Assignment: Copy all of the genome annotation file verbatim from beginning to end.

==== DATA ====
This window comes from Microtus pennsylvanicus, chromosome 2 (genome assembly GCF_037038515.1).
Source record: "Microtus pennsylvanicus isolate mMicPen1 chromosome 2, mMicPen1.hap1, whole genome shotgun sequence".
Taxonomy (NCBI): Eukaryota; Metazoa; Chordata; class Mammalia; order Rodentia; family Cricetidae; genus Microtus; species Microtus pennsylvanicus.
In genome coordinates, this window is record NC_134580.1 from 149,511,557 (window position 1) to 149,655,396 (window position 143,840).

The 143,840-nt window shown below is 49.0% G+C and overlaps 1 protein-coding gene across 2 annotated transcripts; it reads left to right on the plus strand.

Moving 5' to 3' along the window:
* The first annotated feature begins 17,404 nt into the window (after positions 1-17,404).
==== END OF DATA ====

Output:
This window comes from Microtus pennsylvanicus, chromosome 2 (genome assembly GCF_037038515.1).
Source record: "Microtus pennsylvanicus isolate mMicPen1 chromosome 2, mMicPen1.hap1, whole genome shotgun sequence".
Taxonomy (NCBI): Eukaryota; Metazoa; Chordata; class Mammalia; order Rodentia; family Cricetidae; genus Microtus; species Microtus pennsylvanicus.
In genome coordinates, this window is record NC_134580.1 from 149,511,557 (window position 1) to 149,655,396 (window position 143,840).

The 143,840-nt window shown below is 49.0% G+C and overlaps 1 protein-coding gene across 2 annotated transcripts; it reads left to right on the plus strand.

Moving 5' to 3' along the window:
* The first annotated feature begins 17,404 nt into the window (after positions 1-17,404).